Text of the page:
First, learn from high-hazard industries and professions such as oil and gas, the space program, and the nuclear industry. Learn from both regulatory requirements affecting these field as well as voluntary programs that have demonstrated success. Take a high-level approach when looking at these industries; what are their management systems and how do they develop a strong safety culture?
From here, determine what makes sense for your own individual operations, said Shewitz. Build on your existing systems and customize what you’ve learned to your culture—go after the low-hanging fruit and then expand to the bigger issues you see.
Focus on follow-up from your existing information sources, including:
- Maintenance records;
- Inspection/audit programs; and
- Accident/incident investigations.
Safety committees can (and should) help with the data analysis resulting from these sources, said Shewitz.
Then, you may want to expand your sources of information to include:
- Suggestion programs;
- Confidential or anonymous reporting systems; or
- Near-miss reporting.
These are things that an individual EHS professionals should be able to do mostly by themselves, with relatively few resources and not much need for executive approval, said Shewitz.
Other Steps for Safety Pros
Shewitz also presented a number of other steps that safety professionals can take in order to decrease the likelihood of a black swan event.
If you have dangerous equipment at your facility, implement preventive maintenance (PM) programs with a focus on:
- Mechanical integrity;
- Manufacturer’s recommendations; and
- Codes and standards.
If your organization has the time to put these systems in, said Shewitz, then there’s time to keep them running right.
Also, it’s a good idea to have some sort of change control system that:
- Addresses the management of change;
- Is appropriate to the complexity of your systems; and
- Is implemented as early as possible in the planning stages of an initiative. Shewitz noted that if you wait until equipment is ordered or installed, it becomes pretty hard to change things.
Next, know your industry’s best practices. Good sources of information include:
- Trade associations;
- Local safety councils, chambers of commerce, or ASSE chapters; and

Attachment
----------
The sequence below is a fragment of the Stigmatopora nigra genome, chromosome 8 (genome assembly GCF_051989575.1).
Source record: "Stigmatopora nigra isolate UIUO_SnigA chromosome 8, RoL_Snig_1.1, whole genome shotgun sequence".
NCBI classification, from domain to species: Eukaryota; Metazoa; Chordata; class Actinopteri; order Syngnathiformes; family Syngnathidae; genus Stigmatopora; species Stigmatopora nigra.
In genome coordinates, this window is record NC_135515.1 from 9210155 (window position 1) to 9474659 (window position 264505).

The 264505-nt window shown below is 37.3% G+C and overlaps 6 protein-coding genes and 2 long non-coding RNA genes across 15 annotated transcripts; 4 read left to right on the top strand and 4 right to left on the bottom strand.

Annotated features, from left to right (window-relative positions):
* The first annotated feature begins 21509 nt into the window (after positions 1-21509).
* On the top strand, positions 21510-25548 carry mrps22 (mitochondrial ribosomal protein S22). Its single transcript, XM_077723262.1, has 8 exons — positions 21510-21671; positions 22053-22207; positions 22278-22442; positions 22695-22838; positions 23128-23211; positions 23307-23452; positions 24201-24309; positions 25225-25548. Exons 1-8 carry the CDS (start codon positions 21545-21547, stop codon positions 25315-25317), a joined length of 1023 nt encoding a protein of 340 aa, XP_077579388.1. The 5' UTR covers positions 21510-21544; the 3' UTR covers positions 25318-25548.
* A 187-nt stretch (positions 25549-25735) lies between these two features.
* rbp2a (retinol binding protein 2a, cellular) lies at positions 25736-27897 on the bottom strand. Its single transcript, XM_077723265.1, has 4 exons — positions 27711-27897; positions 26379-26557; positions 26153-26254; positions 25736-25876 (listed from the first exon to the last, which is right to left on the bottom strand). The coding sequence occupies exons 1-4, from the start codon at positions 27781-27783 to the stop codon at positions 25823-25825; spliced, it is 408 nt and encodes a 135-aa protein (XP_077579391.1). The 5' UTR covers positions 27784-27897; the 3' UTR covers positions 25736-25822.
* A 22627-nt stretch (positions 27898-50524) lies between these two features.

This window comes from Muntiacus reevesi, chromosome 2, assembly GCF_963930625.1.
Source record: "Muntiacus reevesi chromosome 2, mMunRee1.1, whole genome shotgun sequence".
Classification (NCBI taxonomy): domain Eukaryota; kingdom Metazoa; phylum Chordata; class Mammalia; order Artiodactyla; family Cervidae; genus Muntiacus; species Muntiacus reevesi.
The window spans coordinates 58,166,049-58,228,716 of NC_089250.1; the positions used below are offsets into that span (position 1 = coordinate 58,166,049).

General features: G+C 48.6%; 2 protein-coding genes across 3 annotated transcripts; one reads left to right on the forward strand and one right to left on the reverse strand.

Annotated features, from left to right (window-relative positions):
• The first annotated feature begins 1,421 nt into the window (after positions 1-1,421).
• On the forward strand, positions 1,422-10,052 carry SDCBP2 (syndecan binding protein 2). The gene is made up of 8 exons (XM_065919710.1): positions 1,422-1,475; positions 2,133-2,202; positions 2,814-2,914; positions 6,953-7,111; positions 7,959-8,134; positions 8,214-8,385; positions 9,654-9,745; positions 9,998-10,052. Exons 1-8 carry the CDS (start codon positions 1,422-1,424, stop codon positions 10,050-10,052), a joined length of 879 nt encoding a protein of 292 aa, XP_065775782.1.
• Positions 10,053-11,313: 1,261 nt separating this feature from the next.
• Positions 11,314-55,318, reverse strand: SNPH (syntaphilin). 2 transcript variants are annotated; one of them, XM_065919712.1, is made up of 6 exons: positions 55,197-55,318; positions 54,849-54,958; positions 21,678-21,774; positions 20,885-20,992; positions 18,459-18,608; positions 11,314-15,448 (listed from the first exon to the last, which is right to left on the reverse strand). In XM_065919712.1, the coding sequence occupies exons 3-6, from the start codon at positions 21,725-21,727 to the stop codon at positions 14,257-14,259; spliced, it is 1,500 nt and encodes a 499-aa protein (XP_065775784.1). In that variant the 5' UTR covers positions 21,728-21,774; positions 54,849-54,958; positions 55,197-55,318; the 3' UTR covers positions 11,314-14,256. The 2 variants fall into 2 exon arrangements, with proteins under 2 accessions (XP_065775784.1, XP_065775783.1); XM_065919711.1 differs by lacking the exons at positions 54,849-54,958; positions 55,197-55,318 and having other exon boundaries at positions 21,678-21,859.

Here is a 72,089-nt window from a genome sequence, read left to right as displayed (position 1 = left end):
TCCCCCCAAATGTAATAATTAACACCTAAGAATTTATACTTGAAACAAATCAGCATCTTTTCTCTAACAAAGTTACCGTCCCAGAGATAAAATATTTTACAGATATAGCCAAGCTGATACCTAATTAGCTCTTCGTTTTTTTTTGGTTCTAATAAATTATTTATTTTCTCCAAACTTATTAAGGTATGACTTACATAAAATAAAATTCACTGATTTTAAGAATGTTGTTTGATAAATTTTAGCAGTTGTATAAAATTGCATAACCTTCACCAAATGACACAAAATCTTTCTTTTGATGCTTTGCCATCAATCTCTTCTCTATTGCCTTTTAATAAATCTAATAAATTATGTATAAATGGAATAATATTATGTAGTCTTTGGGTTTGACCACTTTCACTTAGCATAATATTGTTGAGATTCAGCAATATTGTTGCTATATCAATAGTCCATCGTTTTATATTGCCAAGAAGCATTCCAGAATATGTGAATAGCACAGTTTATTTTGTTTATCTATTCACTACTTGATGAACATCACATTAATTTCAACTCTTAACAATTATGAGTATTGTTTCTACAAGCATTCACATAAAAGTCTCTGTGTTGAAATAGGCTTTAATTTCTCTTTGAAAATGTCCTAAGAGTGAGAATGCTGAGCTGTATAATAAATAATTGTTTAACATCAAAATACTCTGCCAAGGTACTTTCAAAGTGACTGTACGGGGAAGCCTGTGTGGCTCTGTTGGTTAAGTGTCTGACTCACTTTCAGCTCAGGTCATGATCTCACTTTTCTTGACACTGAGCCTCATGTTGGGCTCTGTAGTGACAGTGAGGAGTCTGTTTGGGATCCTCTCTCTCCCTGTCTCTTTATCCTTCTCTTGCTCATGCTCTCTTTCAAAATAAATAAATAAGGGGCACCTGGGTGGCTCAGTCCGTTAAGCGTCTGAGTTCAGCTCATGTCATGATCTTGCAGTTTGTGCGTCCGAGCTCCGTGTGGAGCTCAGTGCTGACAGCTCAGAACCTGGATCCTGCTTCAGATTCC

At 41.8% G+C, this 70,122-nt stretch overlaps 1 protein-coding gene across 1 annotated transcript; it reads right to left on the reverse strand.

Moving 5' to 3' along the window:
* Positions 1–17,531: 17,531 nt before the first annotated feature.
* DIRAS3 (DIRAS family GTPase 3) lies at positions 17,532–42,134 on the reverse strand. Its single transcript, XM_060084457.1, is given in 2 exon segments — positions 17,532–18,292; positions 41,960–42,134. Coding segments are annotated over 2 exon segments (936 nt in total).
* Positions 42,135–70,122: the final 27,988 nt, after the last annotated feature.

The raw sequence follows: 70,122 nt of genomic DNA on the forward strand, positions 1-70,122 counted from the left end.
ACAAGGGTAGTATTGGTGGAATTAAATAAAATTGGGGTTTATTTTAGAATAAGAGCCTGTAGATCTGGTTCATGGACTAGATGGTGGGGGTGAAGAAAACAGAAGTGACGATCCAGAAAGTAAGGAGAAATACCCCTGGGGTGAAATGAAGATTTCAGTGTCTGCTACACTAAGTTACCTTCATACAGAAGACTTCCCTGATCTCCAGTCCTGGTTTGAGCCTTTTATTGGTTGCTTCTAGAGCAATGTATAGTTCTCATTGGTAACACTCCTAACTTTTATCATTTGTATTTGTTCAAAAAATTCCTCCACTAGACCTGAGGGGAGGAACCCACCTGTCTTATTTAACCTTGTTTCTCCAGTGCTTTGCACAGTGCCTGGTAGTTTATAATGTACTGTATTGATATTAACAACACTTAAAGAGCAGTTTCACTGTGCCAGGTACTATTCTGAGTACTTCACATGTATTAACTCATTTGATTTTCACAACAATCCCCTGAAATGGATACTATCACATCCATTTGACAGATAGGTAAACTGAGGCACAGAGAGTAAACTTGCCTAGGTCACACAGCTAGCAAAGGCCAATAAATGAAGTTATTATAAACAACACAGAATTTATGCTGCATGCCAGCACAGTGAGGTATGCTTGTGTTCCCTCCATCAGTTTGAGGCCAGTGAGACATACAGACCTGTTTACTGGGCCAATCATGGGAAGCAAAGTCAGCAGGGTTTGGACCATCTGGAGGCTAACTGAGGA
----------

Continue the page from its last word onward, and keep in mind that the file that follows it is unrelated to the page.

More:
- The Chemical Safety Board, which is nonregulatory, but has great material on these sort of high consequence events and preventive measures.
Finally, keep an eye on your organization’s safety culture. Shewitz noted that more than 60% of workers admit to having seen coworkers violate safety precautions or take unsafe shortcuts—and too many of them are unwilling or unable to speak up. In order to address this and improve the situation, your reporting culture must be based on trust, empowerment, and authority. Shewitz acknowledged that it’s very hard to get management approval to provide blanket stop-work authority to workers, but ultimate work authority (a clearly defined position that can make the call on stopping work onsite) may be easier to implement.
Dealing with Pushback
There may be pushback from management on some of these initiatives—remember, these events are “low probability,” and cost and budget are always on the minds of managers. Here are a few strategies Shewitz suggests for dealing with pushback:
- Have facts at the ready (e.g., “See, this has happened before”) and use them to persuade the management team.
- Have a risk assessment on hand.
- Provide solutions that are as simple as possible.
- Find added benefits to these solutions, such as how they can help the bottom line.
- Line up support for your initiatives before you pitch them.
Black swan events are unpredictable, and the reality is that all safety systems are bound to have a few holes in them. However, with proper vigilance, an inquisitive outlook, and appropriate action, safety professionals can help prevent their organizations from falling victim to catastrophe.